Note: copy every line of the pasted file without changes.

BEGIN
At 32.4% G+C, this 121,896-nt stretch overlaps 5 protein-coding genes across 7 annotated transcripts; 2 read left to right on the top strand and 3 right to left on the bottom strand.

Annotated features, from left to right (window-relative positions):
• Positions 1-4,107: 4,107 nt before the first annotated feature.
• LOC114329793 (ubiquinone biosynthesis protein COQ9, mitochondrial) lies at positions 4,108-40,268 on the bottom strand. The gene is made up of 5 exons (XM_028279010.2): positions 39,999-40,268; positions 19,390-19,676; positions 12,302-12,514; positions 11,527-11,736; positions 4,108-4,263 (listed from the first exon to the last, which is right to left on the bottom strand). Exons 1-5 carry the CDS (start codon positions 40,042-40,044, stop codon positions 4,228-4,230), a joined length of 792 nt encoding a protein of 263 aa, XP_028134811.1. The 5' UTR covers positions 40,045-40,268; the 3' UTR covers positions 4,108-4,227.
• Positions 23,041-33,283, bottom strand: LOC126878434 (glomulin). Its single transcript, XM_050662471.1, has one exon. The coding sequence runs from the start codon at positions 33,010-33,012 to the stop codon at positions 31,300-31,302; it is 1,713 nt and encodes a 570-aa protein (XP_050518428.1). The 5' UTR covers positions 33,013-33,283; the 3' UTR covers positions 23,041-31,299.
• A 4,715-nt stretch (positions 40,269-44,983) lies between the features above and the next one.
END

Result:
At 32.4% G+C, this 121,896-nt stretch overlaps 5 protein-coding genes across 7 annotated transcripts; 2 read left to right on the top strand and 3 right to left on the bottom strand.

Annotated features, from left to right (window-relative positions):
• Positions 1-4,107: 4,107 nt before the first annotated feature.
• LOC114329793 (ubiquinone biosynthesis protein COQ9, mitochondrial) lies at positions 4,108-40,268 on the bottom strand. The gene is made up of 5 exons (XM_028279010.2): positions 39,999-40,268; positions 19,390-19,676; positions 12,302-12,514; positions 11,527-11,736; positions 4,108-4,263 (listed from the first exon to the last, which is right to left on the bottom strand). Exons 1-5 carry the CDS (start codon positions 40,042-40,044, stop codon positions 4,228-4,230), a joined length of 792 nt encoding a protein of 263 aa, XP_028134811.1. The 5' UTR covers positions 40,045-40,268; the 3' UTR covers positions 4,108-4,227.
• Positions 23,041-33,283, bottom strand: LOC126878434 (glomulin). Its single transcript, XM_050662471.1, has one exon. The coding sequence runs from the start codon at positions 33,010-33,012 to the stop codon at positions 31,300-31,302; it is 1,713 nt and encodes a 570-aa protein (XP_050518428.1). The 5' UTR covers positions 33,013-33,283; the 3' UTR covers positions 23,041-31,299.
• A 4,715-nt stretch (positions 40,269-44,983) lies between the features above and the next one.